A revocable living trust is set up during your lifetime and can be revoked at any time before death. They allow assets held in the trust to pass directly to beneficiaries without probate court proceedings and can also reduce federal estate taxes.

cannot be changed or cancelled

tax on gifts generally paid by the person making the gift rather than the recipient

the original value of an asset, such as stock, before its appreciation or depreciation

the growth in value of an asset like stock or real estate since the original purchase

the price a willing buyer and willing seller can agree on

The person receiving the gift annuity payments.

the part of an estate left after debts, taxes and specific bequests have been paid

a written and properly witnessed legal change to a will

the person named in a will to manage the estate, collect the property, pay any debt, and distribute property according to the will

A donor advised fund is an account that you set up but which is managed by a nonprofit organization. You contribute to the account, which grows tax-free. You can recommend how much (and how often) you want to distribute money from that fund to Scripps College or other charities. You cannot direct the gifts.

An endowed gift can create a new endowment or add to an existing endowment. The principal of the endowment is invested and a portion of the principal’s earnings are used each year to support our mission.

Tax on the growth in value of an asset—such as real estate or stock—since its original purchase.

Securities, real estate or any other property having a fair market value greater than its original purchase price.

Real estate can be a personal residence, vacation home, timeshare property, farm, commercial property or undeveloped land.

A charitable remainder trust provides you or other named individuals income each year for life or a period not exceeding 20 years from assets you give to the trust you create.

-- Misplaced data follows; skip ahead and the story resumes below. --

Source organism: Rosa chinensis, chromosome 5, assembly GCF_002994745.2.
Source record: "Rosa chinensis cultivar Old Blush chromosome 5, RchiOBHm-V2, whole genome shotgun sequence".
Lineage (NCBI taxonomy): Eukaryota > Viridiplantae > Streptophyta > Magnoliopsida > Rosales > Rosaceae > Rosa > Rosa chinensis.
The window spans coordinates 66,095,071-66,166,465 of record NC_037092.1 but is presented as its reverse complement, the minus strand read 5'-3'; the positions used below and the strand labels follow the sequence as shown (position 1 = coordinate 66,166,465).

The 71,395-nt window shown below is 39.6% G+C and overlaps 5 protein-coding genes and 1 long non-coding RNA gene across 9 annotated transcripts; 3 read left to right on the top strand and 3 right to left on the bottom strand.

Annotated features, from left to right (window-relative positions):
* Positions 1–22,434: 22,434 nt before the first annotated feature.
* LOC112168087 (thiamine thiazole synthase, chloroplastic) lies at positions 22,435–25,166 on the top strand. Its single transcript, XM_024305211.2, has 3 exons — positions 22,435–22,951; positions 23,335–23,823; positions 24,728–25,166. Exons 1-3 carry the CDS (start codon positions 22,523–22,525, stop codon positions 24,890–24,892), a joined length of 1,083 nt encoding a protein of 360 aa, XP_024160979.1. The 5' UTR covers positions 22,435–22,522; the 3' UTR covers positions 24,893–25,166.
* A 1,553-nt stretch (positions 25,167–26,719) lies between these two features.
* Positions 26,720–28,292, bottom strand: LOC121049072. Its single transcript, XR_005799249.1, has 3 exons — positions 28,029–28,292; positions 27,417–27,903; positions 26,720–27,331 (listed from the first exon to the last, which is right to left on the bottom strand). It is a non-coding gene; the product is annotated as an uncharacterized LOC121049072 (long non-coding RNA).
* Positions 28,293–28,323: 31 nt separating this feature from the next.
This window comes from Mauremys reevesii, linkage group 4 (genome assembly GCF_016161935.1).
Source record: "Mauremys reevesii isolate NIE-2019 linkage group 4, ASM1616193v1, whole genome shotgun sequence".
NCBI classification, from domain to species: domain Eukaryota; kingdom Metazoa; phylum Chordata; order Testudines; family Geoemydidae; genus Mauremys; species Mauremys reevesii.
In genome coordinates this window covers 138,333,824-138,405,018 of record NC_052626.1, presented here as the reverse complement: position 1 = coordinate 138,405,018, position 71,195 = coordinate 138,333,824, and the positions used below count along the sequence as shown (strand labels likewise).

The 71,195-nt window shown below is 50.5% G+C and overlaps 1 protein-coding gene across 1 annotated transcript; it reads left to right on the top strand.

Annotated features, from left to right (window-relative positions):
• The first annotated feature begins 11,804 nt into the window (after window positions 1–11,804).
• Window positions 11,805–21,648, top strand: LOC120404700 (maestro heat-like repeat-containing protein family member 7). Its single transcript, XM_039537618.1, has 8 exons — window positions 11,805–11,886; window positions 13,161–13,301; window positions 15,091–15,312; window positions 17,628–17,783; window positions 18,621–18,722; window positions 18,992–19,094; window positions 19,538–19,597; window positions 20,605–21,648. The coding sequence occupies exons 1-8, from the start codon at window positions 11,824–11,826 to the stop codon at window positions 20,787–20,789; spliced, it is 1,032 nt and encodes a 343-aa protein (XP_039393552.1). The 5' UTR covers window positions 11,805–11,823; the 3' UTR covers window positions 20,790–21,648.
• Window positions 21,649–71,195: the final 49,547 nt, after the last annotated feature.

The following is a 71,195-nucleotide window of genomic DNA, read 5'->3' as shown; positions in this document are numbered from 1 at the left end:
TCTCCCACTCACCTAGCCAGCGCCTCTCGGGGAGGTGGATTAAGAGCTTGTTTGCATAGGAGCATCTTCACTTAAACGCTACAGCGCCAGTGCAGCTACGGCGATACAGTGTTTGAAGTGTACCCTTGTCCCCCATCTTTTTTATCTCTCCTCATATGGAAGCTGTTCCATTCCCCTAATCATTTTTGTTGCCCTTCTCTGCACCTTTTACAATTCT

You give assets to a trust that pays our organization set payments for a number of years, which you choose. The longer the length of time, the better the potential tax savings to you. When the term is up, the remaining trust assets go to you, your family or other beneficiaries you select. This is an excellent way to transfer property to family members at a minimal cost.

You fund this type of trust with cash or appreciated assets—and may qualify for a federal income tax charitable deduction when you itemize. You can also make additional gifts; each one also qualifies for a tax deduction. The trust pays you, each year, a variable amount based on a fixed percentage of the fair market value of the trust assets. When the trust terminates, the remaining principal goes to Scripps College as a lump sum.

You fund this trust with cash or appreciated assets—and may qualify for a federal income tax charitable deduction when you itemize. Each year the trust pays you or another named individual the same dollar amount you choose at the start. When the trust terminates, the remaining principal goes to Scripps College as a lump sum.

A beneficiary designation clearly identifies how specific assets will be distributed after your death.

A charitable gift annuity involves a simple contract between you and Scripps College where you agree to make a gift to Scripps College and we, in return, agree to pay you (and someone else, if you choose) a fixed amount each year for the rest of your life.

Personal Estate Planning Kit Request Form

Please provide the following information to view the materials for planning your estate.